WATCH NOW: Budgerigars Are Little Birds!
Looking for a pet that is as colorful as you are? Here is everything you need to know about budgerigars!
Originating from Australia, budgerigars are also known as parakeets or budgies. They are one of the smallest breeds of parrots that grow to approximately seven inches in length and weigh between 1.1 and 1.4 ounces.
Budgerigars are known for their outgoing, playful personalities. They love socializing with humans and are endlessly curious, always looking for new areas to explore. Not only do they enjoy the company of their owners, budgerigars have a strong flock mentality. This means that they are happiest when they can be around other budgerigars. Due to this, it is suggested that they are kept in groups of two or more.
Male budgerigars, in particular, are known for their uncanny ability to mimic human speech. They are quick learners, able to pick up simple words or phrases with ease. If you want to teach your budgerigar to speak, the best way to do it is by talking to them on a regular basis.
Due to their size and pleasant nature, budgerigars are one of the most popular breeds of birds to keep as pets. In fact, they are the third most popular pet in the world after cats and dogs! If you are a first-time bird owner or are looking for the perfect pet for children, the budgerigar is the bird for you.
Some other fun facts about this wonderful pet bird? Here's what you need to know about the pet budgie:
- Life span? They tend to have a shorter lifespan than some other parrot species, generally living between 6 and 12 years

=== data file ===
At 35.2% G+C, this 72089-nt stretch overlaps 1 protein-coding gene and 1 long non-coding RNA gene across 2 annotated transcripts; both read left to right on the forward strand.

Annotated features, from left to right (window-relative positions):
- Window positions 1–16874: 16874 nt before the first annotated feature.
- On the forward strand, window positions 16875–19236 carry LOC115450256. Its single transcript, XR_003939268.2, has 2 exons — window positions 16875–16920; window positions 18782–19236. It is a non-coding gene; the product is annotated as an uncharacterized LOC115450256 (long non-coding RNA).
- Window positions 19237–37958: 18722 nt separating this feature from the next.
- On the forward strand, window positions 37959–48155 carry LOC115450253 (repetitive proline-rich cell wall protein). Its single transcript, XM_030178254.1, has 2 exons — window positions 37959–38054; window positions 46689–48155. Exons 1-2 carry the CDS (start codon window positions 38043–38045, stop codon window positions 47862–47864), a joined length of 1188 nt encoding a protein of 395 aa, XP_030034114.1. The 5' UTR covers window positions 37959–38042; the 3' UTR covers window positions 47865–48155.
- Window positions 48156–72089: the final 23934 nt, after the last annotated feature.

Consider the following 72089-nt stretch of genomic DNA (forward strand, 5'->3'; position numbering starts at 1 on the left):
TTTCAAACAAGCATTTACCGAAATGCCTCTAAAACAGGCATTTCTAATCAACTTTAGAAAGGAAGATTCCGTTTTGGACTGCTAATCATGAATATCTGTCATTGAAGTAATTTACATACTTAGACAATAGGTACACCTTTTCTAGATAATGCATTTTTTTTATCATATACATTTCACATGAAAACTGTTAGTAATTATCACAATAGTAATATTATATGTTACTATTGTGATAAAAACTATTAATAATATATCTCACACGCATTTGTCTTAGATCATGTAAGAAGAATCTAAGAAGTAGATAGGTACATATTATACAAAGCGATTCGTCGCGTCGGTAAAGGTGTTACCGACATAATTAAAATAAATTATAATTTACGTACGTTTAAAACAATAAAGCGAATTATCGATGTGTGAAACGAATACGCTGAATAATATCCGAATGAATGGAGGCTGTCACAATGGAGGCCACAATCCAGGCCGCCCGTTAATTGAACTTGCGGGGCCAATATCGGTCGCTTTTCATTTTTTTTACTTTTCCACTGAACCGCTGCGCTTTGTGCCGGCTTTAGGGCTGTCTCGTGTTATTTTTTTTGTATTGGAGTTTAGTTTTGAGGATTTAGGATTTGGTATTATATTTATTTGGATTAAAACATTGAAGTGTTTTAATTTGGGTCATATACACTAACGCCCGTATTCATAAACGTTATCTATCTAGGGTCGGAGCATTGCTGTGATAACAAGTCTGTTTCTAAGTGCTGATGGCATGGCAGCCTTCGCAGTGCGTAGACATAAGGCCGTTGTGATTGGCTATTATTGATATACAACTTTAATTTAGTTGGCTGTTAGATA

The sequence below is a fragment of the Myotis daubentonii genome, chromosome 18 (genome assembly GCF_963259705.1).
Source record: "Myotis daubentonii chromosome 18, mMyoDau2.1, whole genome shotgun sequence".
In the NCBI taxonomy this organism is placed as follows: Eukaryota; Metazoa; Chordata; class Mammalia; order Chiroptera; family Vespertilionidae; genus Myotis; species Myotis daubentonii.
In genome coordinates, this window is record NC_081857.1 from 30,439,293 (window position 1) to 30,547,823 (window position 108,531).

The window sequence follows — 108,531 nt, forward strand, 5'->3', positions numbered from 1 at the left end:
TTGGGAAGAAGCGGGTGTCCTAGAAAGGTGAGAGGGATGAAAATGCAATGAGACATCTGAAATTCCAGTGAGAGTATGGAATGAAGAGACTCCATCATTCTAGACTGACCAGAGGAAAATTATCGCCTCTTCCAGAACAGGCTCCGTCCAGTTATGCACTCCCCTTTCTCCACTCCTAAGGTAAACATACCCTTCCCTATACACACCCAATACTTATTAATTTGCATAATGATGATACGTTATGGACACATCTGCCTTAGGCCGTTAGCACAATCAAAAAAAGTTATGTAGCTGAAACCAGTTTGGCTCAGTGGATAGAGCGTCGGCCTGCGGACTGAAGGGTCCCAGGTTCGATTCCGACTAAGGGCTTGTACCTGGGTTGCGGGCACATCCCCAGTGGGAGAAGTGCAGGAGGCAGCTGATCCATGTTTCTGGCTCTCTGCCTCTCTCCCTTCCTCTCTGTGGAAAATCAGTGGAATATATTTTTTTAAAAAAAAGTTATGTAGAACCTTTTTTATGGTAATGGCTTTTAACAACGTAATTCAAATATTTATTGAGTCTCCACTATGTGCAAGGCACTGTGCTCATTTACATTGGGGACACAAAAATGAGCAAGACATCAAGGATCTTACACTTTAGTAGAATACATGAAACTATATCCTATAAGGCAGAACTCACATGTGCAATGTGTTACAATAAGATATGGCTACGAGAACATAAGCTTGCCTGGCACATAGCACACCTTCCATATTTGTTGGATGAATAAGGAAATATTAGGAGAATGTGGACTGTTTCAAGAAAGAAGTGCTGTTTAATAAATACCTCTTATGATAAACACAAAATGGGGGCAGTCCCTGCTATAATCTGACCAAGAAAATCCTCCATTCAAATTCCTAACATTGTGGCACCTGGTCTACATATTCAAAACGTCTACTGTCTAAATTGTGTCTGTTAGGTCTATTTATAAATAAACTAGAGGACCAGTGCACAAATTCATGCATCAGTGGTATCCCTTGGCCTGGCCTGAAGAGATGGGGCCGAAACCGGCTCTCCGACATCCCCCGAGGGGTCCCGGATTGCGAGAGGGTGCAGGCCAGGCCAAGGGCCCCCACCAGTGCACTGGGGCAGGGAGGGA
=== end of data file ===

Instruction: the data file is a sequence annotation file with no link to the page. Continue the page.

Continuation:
- They need a varied diet that includes formulated pellets, fresh vegetables, and fruits, with grass seeds provided as only an occasional treat.
- What health issues need to be on your radar? Due to extensive inbreeding in the pet trade, budgies can be prone to certain tumors and cancers.
- As far as color mutations, they come in hundreds of brilliant shades of greens and yellows (even dark blue).
- They are typically found in warm regions and coastal areas, from India to Australia and tropical America.
- A group of budgerigars is called a chatter or flock.
- If you want to easily identify your budgie's sex, look at their cere, which is located directly above its beak. If the bird's cere is royal blue during breeding season, it's most likely an adult male budgie. You have to look for the blue ceres.
- The birds are normally found in small flocks but can form very large flocks under favorable conditions.
- Your budgies do not need any materials, as they do not build nests, but the nest box should contain a tray in which the bird can lay her eggs.
There are actually two types of budgies commonly seen in aviculture, Australian (often called American parakeets) and English budgies.
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Budgerigars are approximately seven inches in length with a wingspan of 10 to 14 inches. A full-grown budgerigar weighs between 1.1 and 1.4 ounces.
They have distinctive downwards facing beaks, with the upper portion being strong, smooth and much larger than the lower portion. The upper portion is so big, when the beak is closed is completely conceals the lower portion.
Traditionally, budgerigars are naturally green and yellow with black markings on their neck, back and wings.
Since being domesticated, there are now hundreds of color mutations that fall into two distinct categories: primary color mutations and secondary color mutations. Primary color mutations consist of yellows, grays, and greens, whereas secondary color mutations can includes blues, violets, or any other color of the rainbow.
Budgerigars have wonderful outgoing and curious personalities. They love to explore their environment and spend time with their bird or human companions. Due to their size and warm personalities, they make excellent pets for first-time bird owners and children.
A common, but avoidable health issue for Budgerigars is Bumblefoot, an inflammation or infection on the bottom of the foot most often caused by inadequate or dirty perches.
Budgerigars can also display feather plucking if they are lonely or bored and is best dealt it by providing them with new toys or a companion.
Image via: The Telegraph
Do you have a budgie? Show us in the comments below!
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